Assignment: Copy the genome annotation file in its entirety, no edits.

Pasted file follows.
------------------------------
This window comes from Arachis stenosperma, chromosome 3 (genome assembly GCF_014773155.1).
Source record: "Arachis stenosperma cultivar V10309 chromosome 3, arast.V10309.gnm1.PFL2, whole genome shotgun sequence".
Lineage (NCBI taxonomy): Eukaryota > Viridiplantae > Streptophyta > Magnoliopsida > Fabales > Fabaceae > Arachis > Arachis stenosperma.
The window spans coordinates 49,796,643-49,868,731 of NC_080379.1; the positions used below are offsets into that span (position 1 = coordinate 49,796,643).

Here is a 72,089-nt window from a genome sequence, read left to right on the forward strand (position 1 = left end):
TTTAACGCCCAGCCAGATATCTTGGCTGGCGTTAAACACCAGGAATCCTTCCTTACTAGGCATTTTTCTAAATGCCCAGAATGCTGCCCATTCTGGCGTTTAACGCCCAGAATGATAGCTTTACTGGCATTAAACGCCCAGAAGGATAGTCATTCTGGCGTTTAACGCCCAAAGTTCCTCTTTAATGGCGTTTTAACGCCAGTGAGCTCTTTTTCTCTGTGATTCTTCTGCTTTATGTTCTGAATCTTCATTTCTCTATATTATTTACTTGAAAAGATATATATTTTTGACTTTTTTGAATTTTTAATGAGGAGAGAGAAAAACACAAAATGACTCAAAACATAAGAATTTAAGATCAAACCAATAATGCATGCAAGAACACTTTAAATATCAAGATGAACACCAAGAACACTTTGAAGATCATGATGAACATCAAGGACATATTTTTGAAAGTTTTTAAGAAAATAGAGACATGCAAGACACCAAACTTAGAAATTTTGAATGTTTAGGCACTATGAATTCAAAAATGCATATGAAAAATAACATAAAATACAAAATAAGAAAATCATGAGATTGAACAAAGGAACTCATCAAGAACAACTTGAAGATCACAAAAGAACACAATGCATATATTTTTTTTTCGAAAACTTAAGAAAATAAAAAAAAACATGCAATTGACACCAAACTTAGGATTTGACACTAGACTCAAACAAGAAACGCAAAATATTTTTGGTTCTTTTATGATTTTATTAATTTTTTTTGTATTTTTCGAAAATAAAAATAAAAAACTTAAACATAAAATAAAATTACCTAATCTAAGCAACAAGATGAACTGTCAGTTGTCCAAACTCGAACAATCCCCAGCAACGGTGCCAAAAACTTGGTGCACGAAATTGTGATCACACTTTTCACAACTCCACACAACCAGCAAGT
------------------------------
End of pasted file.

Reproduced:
This window comes from Arachis stenosperma, chromosome 3 (genome assembly GCF_014773155.1).
Source record: "Arachis stenosperma cultivar V10309 chromosome 3, arast.V10309.gnm1.PFL2, whole genome shotgun sequence".
Lineage (NCBI taxonomy): Eukaryota > Viridiplantae > Streptophyta > Magnoliopsida > Fabales > Fabaceae > Arachis > Arachis stenosperma.
The window spans coordinates 49,796,643-49,868,731 of NC_080379.1; the positions used below are offsets into that span (position 1 = coordinate 49,796,643).

Here is a 72,089-nt window from a genome sequence, read left to right on the forward strand (position 1 = left end):
TTTAACGCCCAGCCAGATATCTTGGCTGGCGTTAAACACCAGGAATCCTTCCTTACTAGGCATTTTTCTAAATGCCCAGAATGCTGCCCATTCTGGCGTTTAACGCCCAGAATGATAGCTTTACTGGCATTAAACGCCCAGAAGGATAGTCATTCTGGCGTTTAACGCCCAAAGTTCCTCTTTAATGGCGTTTTAACGCCAGTGAGCTCTTTTTCTCTGTGATTCTTCTGCTTTATGTTCTGAATCTTCATTTCTCTATATTATTTACTTGAAAAGATATATATTTTTGACTTTTTTGAATTTTTAATGAGGAGAGAGAAAAACACAAAATGACTCAAAACATAAGAATTTAAGATCAAACCAATAATGCATGCAAGAACACTTTAAATATCAAGATGAACACCAAGAACACTTTGAAGATCATGATGAACATCAAGGACATATTTTTGAAAGTTTTTAAGAAAATAGAGACATGCAAGACACCAAACTTAGAAATTTTGAATGTTTAGGCACTATGAATTCAAAAATGCATATGAAAAATAACATAAAATACAAAATAAGAAAATCATGAGATTGAACAAAGGAACTCATCAAGAACAACTTGAAGATCACAAAAGAACACAATGCATATATTTTTTTTTCGAAAACTTAAGAAAATAAAAAAAAACATGCAATTGACACCAAACTTAGGATTTGACACTAGACTCAAACAAGAAACGCAAAATATTTTTGGTTCTTTTATGATTTTATTAATTTTTTTTGTATTTTTCGAAAATAAAAATAAAAAACTTAAACATAAAATAAAATTACCTAATCTAAGCAACAAGATGAACTGTCAGTTGTCCAAACTCGAACAATCCCCAGCAACGGTGCCAAAAACTTGGTGCACGAAATTGTGATCACACTTTTCACAACTCCACACAACCAGCAAGT